Hi guys,

There has been a lot of interest in exactly how SenderDefender works, what exactly it is trying to accomplish and how the site is structured. I’m going to try to break that down without going into exhaustive technical detail as to the implementation and deployment.

SenderDefender is trying to:

  1. Keep sensitive information out of email.
  2. Prevent third parties from stealing your data.
  3. Be very easy to use.

These seem like simple goals, but the reality is that creating any security product that meets all three of them is harder than you would imagine. I tried to combine several ideas to provide a complete solution for point-to-point file transfer. SenderDefender is an encrypted ephemeral transfer service. It differs from competitors in that the security of the data comes first, and at no point should I, anyone in my employ, or any of the service providers I use have access to your plain-text data.

A normal cloud storage service is structured very simply. Take a file. Throw meta data into a database. Put the file on a hard drive somewhere. Locally encrypt it to prevent flagrant physical stealing, store the keys in the data base or some other intermediate storage. Almost all services work this way. The reason this is a terrible security model is that you are essentially giving up full access to your data to the service in question. At any point a member of staff can read that data, and since they control the keys, they can unencrypt it without your knowledge. They can give it away, secretly sell it, or just divulge it. There is real financial incentive for corporate espionage and personal identity theft. Almost every single provider out there works like this.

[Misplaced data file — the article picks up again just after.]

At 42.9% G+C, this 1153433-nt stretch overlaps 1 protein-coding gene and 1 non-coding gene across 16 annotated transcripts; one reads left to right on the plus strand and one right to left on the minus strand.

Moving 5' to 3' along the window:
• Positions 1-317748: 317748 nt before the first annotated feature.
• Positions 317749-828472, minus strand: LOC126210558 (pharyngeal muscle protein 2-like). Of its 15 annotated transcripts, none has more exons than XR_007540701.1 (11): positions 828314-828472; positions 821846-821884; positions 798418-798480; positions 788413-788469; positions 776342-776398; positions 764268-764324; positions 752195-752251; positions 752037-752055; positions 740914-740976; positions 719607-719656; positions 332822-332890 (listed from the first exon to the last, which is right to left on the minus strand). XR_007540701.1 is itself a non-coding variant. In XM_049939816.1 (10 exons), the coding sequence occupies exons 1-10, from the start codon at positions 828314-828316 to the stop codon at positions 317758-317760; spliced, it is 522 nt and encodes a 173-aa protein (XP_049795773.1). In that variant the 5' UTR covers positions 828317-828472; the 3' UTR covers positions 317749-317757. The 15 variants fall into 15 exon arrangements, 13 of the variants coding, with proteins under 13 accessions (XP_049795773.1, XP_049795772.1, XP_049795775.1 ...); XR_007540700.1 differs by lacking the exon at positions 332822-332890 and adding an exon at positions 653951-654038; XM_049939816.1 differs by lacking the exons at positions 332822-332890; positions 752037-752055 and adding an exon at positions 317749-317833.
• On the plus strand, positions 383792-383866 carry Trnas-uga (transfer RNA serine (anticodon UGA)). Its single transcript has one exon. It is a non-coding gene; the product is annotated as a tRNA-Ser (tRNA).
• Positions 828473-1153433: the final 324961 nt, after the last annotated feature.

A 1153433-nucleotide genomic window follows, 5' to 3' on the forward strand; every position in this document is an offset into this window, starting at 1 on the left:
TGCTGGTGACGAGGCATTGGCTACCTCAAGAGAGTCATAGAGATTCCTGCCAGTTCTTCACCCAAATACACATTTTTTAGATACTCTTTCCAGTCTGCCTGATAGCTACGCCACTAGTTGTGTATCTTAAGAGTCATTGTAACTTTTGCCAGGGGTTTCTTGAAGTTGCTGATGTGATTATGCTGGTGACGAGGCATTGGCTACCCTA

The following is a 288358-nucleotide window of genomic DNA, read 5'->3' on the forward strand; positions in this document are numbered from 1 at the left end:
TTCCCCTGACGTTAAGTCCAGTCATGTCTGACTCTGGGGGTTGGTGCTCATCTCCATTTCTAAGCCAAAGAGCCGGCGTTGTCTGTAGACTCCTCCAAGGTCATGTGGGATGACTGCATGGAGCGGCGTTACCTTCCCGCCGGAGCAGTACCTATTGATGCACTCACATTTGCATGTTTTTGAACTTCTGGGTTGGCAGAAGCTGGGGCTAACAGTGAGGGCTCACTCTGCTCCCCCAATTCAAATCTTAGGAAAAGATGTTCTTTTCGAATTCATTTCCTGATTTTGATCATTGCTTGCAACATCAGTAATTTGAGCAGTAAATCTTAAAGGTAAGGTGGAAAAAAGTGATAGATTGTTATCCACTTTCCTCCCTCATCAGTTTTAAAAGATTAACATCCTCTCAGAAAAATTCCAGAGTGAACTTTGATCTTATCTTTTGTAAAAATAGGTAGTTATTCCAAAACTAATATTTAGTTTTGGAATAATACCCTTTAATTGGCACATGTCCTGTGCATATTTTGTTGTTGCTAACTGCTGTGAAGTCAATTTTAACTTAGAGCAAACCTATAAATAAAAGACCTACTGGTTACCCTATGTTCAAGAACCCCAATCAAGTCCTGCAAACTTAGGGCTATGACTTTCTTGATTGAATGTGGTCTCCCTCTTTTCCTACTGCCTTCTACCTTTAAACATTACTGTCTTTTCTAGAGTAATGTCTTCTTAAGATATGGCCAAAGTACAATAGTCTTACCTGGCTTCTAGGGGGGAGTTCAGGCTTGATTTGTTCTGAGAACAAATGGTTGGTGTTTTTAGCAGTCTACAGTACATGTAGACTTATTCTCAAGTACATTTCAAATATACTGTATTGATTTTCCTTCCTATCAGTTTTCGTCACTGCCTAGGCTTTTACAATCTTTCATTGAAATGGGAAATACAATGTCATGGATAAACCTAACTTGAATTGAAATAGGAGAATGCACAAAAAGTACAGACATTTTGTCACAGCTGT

SenderDefender doesn’t work this way. The code base is divided into two distinct pieces. The front end is an HTML5 application that uses the browsers native random number support and other advanced features to provide full multi-part upload/download and encryption services. We use standard AES-256 libraries to encrypt the file in the browser, using random keys and seeds generated with a combination of the built-in crypto support and DJB’s Salsa20 as a stream cipher on the generated entropy. The HTML5 code is served from an entirely different infrastructure from the backend, essentially checkpointed read-only into an S3 bucket that is federated by a CloudFlare CDN. Since this is a stand-alone application, it could just as easily be checksummed and delivered as a download-able in order to thwart even sophisticated attacks on the CDN network. We utilize SSL to deliver the code to the browser, and have minimized requests to prevent injection points. The non-free version even forgoes analytics and other third party JavaScript and fonts to minimize any chance of browser injection.

The backend is a separately secured and federated API service. It doesn’t know anything about your data. Every single file upload is randomly assigned credentials for the duration of the upload, is named a randomized UUID and is committed into a large single shared-mailbox style storage vault. The uploaded data is encrypted locally before it hits the network, and the upload itself goes through a third-party conduit that never touches the API or serving infrastructure.

Finally, the key,seed, and other meta data are encoded into the URL after the fragment identifier for the link. This means that when a SenderDefender link is followed the keys never get transmitted onto the network, they are read locally by the browser once the code is deployed. When you use an email service or other channel you are sending the keys to decrypt the data outside of any channel I control or have access to. After a file has been downloaded the backend explicitly deletes it from the shared mailbox, or if the file is unclaimed for 24 hours it is automatically expired. In an ideal situation the links themselves would be sent via an SSL tunnel or other ephemeral conduit to minimize the chance of compromise. Most email compromises happen weeks, months or years after the initial data has been sent. That is a lot of damaging stuff, sitting around waiting to be discovered.

Every effort has been made to isolate and separately vet the components. Remember the idea here is to limit the amount of time sensitive data is on the network, prevent third party access, and make it easy to use. I think SenderDefender does all three admirably.